Peyronie’s Disease is diagnosed in about 6% of men between age 40 and 70. While more uncommon in younger men, men in their 30s have also been found to have the condition. (1)
Peyronie’s Disease occurs when flat scar tissue forms under the skin of the penis, and causes curvature or indentions during an erection. The scar tissue, known as plaque, can be painful and can sometimes be felt under the skin. (1)
It is suspected that Peyronie’s Disease results from minor injuries to the penis, like those that can occur from vigorous sexual activity or from sporting events. When disorganized scar tissue forms in the penile cells it can cause the plaque associated with Peyronie’s Disease. (1,2) However, for many patients, no specific injury to the penis is remembered. (2)
It is also believed that there is a genetic component involved in developing Peyronie’s Disease. Connective tissue disorders, or family members who have had Peyronie’s Disease increases one’s likelihood of developing it. Other factors (like tobacco use and high blood sugar) that can inhibit wound healing can contribute to the development of Peyronie’s Disease. (1)
The signs and symptoms of Peyronie’s Disease vary based on where the scar tissue is located.
General signs to look for include:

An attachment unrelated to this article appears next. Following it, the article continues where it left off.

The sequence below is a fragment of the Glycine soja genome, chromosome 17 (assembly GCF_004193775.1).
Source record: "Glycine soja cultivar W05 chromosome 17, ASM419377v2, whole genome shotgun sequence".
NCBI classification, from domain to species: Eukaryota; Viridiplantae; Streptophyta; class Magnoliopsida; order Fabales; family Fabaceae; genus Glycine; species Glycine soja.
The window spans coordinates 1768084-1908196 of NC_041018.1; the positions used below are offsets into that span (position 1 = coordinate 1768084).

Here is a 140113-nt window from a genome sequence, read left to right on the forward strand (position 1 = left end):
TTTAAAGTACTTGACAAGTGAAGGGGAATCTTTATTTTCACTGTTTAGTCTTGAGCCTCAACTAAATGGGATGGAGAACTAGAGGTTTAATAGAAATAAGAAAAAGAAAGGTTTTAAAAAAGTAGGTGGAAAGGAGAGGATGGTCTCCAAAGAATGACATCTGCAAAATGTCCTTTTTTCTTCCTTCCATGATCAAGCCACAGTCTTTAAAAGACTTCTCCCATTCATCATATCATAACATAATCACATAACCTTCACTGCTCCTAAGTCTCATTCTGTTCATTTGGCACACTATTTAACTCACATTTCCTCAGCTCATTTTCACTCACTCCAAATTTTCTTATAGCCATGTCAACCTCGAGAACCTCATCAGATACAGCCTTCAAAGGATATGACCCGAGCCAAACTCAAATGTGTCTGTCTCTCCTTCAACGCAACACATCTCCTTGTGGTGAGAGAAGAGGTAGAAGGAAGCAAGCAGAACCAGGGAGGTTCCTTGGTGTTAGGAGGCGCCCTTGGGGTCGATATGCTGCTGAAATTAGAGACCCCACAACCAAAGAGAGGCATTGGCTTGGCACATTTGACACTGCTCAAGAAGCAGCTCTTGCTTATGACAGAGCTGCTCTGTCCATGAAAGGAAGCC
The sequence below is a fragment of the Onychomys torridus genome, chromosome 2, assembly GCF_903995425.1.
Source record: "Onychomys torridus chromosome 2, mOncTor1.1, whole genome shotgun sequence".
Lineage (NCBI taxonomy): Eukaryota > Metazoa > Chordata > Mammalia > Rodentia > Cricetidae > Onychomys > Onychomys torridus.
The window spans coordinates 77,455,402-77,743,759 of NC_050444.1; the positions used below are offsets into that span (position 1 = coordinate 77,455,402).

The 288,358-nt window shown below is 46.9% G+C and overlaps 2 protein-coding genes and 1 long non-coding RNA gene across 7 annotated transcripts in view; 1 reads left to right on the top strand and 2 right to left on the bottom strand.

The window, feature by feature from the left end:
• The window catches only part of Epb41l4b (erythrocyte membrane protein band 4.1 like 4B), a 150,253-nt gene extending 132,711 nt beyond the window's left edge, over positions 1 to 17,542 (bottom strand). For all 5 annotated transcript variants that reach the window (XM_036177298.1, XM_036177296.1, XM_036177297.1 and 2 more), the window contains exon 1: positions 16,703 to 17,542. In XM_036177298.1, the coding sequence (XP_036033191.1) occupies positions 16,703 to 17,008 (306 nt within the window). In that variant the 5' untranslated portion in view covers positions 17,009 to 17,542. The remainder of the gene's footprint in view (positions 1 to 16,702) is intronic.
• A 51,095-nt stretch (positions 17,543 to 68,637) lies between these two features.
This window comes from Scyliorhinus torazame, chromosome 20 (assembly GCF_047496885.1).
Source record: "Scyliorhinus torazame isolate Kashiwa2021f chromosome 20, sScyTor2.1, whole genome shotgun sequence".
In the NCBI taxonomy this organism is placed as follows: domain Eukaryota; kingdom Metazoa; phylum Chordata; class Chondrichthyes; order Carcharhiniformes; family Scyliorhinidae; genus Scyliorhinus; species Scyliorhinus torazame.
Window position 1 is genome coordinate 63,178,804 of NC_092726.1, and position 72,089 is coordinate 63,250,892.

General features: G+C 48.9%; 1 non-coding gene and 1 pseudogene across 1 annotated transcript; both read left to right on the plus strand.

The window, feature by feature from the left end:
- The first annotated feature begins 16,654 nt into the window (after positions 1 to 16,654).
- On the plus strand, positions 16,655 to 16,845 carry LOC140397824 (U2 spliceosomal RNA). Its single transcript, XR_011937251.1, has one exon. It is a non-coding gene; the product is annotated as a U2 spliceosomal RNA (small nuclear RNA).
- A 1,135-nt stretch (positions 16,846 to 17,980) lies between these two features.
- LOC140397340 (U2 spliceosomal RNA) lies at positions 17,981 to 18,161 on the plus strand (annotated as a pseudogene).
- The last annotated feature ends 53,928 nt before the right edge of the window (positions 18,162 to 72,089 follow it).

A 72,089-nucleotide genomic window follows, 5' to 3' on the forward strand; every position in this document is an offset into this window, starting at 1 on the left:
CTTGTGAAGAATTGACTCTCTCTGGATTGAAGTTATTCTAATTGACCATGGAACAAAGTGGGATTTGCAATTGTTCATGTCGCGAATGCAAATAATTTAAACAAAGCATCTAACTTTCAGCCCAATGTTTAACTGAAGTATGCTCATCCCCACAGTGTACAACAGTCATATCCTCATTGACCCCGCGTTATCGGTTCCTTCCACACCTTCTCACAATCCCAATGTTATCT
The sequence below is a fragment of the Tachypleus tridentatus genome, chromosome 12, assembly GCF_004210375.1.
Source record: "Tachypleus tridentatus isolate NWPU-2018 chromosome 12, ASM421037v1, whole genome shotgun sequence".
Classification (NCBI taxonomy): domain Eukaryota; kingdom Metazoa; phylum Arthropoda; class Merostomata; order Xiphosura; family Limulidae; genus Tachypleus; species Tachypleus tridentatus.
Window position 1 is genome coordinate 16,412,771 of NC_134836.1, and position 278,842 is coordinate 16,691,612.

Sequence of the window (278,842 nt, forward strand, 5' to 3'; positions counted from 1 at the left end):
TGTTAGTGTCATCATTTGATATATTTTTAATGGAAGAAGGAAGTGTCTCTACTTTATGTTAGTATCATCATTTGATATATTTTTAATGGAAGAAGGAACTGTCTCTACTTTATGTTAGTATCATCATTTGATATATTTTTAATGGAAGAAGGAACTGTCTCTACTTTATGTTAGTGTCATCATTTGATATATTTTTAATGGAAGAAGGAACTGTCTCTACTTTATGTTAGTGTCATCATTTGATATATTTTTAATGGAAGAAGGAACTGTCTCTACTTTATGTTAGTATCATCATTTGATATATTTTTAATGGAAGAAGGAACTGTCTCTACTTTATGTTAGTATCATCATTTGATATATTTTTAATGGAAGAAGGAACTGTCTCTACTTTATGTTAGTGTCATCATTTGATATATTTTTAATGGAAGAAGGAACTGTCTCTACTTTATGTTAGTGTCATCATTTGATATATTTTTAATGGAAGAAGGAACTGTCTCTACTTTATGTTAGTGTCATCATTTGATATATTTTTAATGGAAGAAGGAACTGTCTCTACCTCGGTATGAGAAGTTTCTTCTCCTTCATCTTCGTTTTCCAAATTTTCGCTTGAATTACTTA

- Curved or bent penis
- Lumps in the penis
- Soft erections
- Painful erections
Peyronie’s Disease is typically broken up into two categories. Acute and chronic. Acute Peyronie’s Disease lasts from 6 – 18 months and occurs when the plaque is forming and symptoms are first appearing. After that point, the disease becomes chronic. The plaque does not continue to grow, the condition doesn’t continue to worsen, and pain might even diminish. (1)
Your general practitioner may refer you to a urologist. With your urologist, you’ll discuss symptoms, medical history, injury history, medications, and family history. (2) Then, your urologist will conduct a physical exam, which can usually locate any plaque in the penis. In some cases, the doctor may inject medicine to stiffen the penis to examine the resulting curvature. In addition, an ultrasound is sometimes used to get a picture of where the plaque is located, check for blood flow, and identify any calcium build up. (1)
In about 13% of cases, Peyronie’s Disease goes away on its own without treatment, and often surgical treatment is avoided for the first year after diagnosis for this reason. (1) In other cases where there is no pain and Peyronie’s Disease isn’t negatively impacting one’s sex life, treatment may not be required at all.
In the event that a case of Peyronie’s Disease does require treatment, there are a variety of approaches available. Your doctor may recommend certain supplements, oral medications, or injectable medications. In extreme situations, surgery may be an option.
There are several non-surgical and surgical treatment options that your doctor can pursue with you. If you have any of the symptoms above, or other unknown urological symptoms – make an appointment with Virginia Urology today to regain control over your urological health!